GETTING approved for a mortgage is tricky at the moment – but there are things you can do to boost your chances.

The number of mortgage approvals made to home buyers fell by nearly 10% between June and July, according to Bank of England figures.

Experts said one of the main reasons is concern about the impact wider economy on the housing market.

Alice Haine, personal finance analyst at investment platform Bestinvest, said:  Rising mortgage costs are not the only source of financial concern for struggling households – pricey consumer borrowing is also causing anxiety, coming at a time when many have little option but to turn to credit cards, loans and overdrafts to cover expensive everyday bills."

But if you're set on buying a new home, or you're looking to remortgage, there are things you can do to put yourself in a better position.

Mortgages explained

A mortgage is a loan that you can use to help you buy a property.

On average, a mortgage lasts for 25 years but can last anywhere between six months to 50 years.

You'll make monthly payments to pay off your mortgage.

One important thing to bear in mind is that a mortgage is secured against your property so if you fail to pay it you could lose your home.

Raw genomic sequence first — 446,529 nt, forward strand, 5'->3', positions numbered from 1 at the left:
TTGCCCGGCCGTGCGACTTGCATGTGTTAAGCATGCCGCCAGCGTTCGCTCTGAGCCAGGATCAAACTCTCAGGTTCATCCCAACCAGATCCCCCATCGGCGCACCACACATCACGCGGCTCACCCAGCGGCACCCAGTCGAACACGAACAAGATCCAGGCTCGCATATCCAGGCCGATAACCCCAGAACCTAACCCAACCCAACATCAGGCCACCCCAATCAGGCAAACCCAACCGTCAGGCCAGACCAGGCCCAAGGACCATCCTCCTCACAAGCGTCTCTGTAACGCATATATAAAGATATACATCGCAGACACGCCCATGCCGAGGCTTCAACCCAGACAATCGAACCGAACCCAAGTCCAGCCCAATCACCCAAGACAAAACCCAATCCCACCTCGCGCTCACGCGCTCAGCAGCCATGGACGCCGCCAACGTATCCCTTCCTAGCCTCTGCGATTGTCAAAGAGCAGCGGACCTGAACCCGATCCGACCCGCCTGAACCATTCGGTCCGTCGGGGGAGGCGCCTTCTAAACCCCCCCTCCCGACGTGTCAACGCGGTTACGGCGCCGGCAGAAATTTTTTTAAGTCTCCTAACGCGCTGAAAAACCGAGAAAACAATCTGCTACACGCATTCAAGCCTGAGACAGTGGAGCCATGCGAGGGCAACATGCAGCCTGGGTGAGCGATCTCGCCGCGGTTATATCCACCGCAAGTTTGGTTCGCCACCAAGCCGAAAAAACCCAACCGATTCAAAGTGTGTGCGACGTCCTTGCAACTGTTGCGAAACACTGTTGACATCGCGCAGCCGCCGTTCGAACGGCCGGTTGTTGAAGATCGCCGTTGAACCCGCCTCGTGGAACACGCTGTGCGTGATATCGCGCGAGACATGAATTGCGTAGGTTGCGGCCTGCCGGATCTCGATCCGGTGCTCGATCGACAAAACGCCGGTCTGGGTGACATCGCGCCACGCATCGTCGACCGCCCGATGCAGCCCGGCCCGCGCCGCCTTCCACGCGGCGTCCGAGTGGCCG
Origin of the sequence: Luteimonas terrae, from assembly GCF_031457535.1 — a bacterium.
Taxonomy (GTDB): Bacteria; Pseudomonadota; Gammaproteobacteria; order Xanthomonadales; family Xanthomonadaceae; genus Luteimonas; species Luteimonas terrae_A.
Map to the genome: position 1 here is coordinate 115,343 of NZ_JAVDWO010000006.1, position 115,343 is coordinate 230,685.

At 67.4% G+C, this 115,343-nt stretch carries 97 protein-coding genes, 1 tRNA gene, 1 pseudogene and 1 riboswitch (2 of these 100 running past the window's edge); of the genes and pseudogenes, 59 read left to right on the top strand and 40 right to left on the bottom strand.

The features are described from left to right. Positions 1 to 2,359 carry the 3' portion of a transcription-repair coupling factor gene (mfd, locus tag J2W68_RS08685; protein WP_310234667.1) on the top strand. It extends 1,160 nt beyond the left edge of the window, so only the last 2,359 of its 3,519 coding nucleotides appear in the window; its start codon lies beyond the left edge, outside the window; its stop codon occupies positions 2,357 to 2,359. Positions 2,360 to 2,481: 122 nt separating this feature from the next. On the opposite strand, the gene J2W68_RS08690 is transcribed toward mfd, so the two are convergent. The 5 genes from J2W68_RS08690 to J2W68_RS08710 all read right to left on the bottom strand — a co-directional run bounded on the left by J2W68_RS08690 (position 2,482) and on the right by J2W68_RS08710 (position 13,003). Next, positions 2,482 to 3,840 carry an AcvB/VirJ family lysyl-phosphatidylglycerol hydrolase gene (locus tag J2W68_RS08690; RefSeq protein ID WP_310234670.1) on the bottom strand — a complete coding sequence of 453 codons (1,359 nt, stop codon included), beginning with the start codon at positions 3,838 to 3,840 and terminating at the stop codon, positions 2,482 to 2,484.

Applying for a mortgage

A mortgage is essentially a loan used to buy a house, so you'll need to apply for one from a bank or another lender.

You can apply for a mortgage once you've found the house you want to buy. That way you will know how much you need to borrow.

You'll need to save a deposit before you can get a mortgage.

The average for first-time buyers is £50,000.

But it's not impossible to raise the funds without the bank of mum and dad, like Ethan Bragginton from London who managed to buy a £135,000 house by the time he was 18.

Lenders will also look at your credit score before they decide to lend to you, so it's important that you've got a good score before you apply.

On top of this, you may also need to provide documents like utility bills, proof of benefits, your last three month's payslips, passports and bank statements.

Mortgage application approval

Usually, a mortgage application takes two-to-six weeks to be approved.

But of course, every situation is different and could depend on a few key factors.

This includes the lender you apply with, what information they've asked you for, and how complex your situation is.

The process can be accelerated if you use a mortgage broker who will be able to find you the best deals.

Usually, the application process happens in these steps:

  • Finding a deal you want
  • Speak to an advisor to get a mortgage in principle
  • Complete the application
  • Wait for your estate agent's valuation
  • Your solicitor authorises the completion of the mortgage on the property

Mortgage affordability

Of course, what kind of mortgage you can afford will depend on your financial situation.

This includes your earnings, how much you spend a month and the deposit you have put down on the property you're purchasing.

Luckily, many online calculators are available to help you estimate what mortgage you can afford such as MoneySuperMarket's.

Most people get advice from a mortgage broker.